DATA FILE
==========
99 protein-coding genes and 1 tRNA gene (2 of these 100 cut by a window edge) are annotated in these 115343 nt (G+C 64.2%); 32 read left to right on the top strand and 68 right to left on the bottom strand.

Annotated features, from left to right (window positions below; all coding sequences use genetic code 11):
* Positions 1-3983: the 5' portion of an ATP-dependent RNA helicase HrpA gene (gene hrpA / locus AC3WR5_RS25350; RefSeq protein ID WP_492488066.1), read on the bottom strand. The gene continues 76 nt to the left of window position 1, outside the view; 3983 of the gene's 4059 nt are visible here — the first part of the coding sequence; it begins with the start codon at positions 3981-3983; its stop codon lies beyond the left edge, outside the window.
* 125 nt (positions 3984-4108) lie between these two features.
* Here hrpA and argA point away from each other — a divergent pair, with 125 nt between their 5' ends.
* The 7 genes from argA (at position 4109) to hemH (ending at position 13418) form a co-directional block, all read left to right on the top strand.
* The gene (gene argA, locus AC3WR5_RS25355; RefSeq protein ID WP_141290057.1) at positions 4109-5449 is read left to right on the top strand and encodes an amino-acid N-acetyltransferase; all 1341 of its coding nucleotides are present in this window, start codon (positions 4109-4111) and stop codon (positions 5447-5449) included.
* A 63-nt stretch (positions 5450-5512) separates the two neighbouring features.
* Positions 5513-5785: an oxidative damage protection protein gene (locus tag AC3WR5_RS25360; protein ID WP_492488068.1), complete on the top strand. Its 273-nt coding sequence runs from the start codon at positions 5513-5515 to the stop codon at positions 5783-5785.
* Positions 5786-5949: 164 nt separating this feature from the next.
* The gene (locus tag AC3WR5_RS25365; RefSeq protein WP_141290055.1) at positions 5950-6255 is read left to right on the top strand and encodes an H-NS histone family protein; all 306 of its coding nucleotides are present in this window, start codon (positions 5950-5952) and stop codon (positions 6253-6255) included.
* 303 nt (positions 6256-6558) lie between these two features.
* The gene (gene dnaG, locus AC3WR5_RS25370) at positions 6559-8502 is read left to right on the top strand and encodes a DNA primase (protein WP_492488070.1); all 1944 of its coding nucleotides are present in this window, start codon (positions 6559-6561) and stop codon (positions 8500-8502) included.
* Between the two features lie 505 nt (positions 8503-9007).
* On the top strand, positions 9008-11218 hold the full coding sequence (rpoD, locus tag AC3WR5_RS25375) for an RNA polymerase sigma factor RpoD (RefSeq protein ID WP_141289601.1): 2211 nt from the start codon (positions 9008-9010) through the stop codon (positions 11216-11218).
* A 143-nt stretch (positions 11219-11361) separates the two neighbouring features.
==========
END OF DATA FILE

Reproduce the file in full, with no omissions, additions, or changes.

99 protein-coding genes and 1 tRNA gene (2 of these 100 cut by a window edge) are annotated in these 115343 nt (G+C 64.2%); 32 read left to right on the top strand and 68 right to left on the bottom strand.

Annotated features, from left to right (window positions below; all coding sequences use genetic code 11):
* Positions 1-3983: the 5' portion of an ATP-dependent RNA helicase HrpA gene (gene hrpA / locus AC3WR5_RS25350; RefSeq protein ID WP_492488066.1), read on the bottom strand. The gene continues 76 nt to the left of window position 1, outside the view; 3983 of the gene's 4059 nt are visible here — the first part of the coding sequence; it begins with the start codon at positions 3981-3983; its stop codon lies beyond the left edge, outside the window.
* 125 nt (positions 3984-4108) lie between these two features.
* Here hrpA and argA point away from each other — a divergent pair, with 125 nt between their 5' ends.
* The 7 genes from argA (at position 4109) to hemH (ending at position 13418) form a co-directional block, all read left to right on the top strand.
* The gene (gene argA, locus AC3WR5_RS25355; RefSeq protein ID WP_141290057.1) at positions 4109-5449 is read left to right on the top strand and encodes an amino-acid N-acetyltransferase; all 1341 of its coding nucleotides are present in this window, start codon (positions 4109-4111) and stop codon (positions 5447-5449) included.
* A 63-nt stretch (positions 5450-5512) separates the two neighbouring features.
* Positions 5513-5785: an oxidative damage protection protein gene (locus tag AC3WR5_RS25360; protein ID WP_492488068.1), complete on the top strand. Its 273-nt coding sequence runs from the start codon at positions 5513-5515 to the stop codon at positions 5783-5785.
* Positions 5786-5949: 164 nt separating this feature from the next.
* The gene (locus tag AC3WR5_RS25365; RefSeq protein WP_141290055.1) at positions 5950-6255 is read left to right on the top strand and encodes an H-NS histone family protein; all 306 of its coding nucleotides are present in this window, start codon (positions 5950-5952) and stop codon (positions 6253-6255) included.
* 303 nt (positions 6256-6558) lie between these two features.
* The gene (gene dnaG, locus AC3WR5_RS25370) at positions 6559-8502 is read left to right on the top strand and encodes a DNA primase (protein WP_492488070.1); all 1944 of its coding nucleotides are present in this window, start codon (positions 6559-6561) and stop codon (positions 8500-8502) included.
* Between the two features lie 505 nt (positions 8503-9007).
* On the top strand, positions 9008-11218 hold the full coding sequence (rpoD, locus tag AC3WR5_RS25375) for an RNA polymerase sigma factor RpoD (RefSeq protein ID WP_141289601.1): 2211 nt from the start codon (positions 9008-9010) through the stop codon (positions 11216-11218).
* A 143-nt stretch (positions 11219-11361) separates the two neighbouring features.